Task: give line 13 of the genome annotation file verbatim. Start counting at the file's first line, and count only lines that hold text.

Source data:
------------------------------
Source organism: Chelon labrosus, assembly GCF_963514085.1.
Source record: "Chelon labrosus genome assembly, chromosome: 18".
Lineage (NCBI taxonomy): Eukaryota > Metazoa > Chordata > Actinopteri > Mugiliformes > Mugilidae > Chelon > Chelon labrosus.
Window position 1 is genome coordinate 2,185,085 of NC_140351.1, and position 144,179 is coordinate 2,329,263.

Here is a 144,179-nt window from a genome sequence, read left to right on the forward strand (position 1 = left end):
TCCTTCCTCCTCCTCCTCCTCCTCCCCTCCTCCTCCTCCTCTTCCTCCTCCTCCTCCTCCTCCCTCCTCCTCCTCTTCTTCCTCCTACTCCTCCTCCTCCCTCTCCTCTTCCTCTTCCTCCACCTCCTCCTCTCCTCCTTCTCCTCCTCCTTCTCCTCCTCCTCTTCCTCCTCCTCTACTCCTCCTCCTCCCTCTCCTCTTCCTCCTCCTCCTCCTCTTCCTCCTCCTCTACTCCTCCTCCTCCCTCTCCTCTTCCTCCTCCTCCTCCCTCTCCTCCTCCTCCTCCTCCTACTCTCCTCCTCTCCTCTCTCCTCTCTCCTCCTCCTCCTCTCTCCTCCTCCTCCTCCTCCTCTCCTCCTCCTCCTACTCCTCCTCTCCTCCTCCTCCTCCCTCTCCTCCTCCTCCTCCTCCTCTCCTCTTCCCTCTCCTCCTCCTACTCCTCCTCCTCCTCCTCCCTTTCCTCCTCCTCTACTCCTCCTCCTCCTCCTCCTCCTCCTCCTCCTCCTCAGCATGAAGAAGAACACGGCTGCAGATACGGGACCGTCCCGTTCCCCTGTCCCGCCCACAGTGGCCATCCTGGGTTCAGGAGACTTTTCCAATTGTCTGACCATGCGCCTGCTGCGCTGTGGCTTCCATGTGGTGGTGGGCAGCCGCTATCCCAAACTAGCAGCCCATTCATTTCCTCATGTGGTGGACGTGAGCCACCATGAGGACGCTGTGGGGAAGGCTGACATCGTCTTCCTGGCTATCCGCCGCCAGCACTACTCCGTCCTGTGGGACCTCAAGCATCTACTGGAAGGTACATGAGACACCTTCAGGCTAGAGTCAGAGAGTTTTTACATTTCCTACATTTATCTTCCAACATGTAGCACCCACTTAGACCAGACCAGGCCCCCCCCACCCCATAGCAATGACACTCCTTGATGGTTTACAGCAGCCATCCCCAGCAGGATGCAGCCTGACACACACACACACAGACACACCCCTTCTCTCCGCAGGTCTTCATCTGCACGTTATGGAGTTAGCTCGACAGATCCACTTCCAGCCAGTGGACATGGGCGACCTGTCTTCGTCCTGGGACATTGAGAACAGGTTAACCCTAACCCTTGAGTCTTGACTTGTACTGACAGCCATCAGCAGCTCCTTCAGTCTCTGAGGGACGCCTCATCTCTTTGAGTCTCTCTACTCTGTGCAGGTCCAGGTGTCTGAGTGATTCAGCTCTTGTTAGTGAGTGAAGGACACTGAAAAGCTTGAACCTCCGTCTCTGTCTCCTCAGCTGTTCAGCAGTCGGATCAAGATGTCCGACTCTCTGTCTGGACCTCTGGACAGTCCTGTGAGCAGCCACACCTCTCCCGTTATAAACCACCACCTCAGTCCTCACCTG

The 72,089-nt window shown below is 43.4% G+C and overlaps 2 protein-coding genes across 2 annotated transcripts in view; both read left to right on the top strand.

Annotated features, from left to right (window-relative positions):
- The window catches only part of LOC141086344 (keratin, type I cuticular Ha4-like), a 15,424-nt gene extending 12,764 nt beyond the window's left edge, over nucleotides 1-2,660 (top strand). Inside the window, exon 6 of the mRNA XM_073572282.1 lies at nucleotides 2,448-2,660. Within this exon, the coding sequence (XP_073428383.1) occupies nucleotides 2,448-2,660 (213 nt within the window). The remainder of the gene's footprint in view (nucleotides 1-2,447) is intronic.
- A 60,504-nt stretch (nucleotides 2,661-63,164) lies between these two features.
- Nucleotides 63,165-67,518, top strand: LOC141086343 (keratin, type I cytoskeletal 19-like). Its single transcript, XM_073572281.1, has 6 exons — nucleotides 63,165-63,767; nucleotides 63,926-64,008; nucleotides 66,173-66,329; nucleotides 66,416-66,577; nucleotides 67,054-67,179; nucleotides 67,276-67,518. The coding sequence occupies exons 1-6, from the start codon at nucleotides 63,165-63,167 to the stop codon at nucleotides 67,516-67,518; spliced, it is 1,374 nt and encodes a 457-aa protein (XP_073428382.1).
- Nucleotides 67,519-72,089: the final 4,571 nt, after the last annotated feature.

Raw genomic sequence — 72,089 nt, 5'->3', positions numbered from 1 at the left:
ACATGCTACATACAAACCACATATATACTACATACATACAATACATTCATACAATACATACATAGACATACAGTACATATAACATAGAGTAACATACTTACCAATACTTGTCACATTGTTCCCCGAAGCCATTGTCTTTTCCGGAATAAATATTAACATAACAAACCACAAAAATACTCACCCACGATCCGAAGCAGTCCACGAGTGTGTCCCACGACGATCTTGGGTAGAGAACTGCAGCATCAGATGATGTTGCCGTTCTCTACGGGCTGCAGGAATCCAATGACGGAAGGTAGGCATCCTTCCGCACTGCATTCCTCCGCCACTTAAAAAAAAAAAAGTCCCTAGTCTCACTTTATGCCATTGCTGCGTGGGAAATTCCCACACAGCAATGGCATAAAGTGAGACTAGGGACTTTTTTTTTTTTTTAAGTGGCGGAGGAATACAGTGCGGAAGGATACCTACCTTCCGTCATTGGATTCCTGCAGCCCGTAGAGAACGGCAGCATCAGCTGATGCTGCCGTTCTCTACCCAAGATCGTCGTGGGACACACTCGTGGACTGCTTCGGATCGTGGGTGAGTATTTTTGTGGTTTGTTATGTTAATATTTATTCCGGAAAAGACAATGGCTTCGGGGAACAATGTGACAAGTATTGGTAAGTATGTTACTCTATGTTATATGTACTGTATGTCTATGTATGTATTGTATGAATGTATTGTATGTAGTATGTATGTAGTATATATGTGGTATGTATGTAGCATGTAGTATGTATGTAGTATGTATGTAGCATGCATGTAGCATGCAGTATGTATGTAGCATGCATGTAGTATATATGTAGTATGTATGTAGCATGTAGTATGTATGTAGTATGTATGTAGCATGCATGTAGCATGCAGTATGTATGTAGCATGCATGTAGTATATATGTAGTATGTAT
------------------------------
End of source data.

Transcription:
Raw genomic sequence — 72,089 nt, 5'->3', positions numbered from 1 at the left: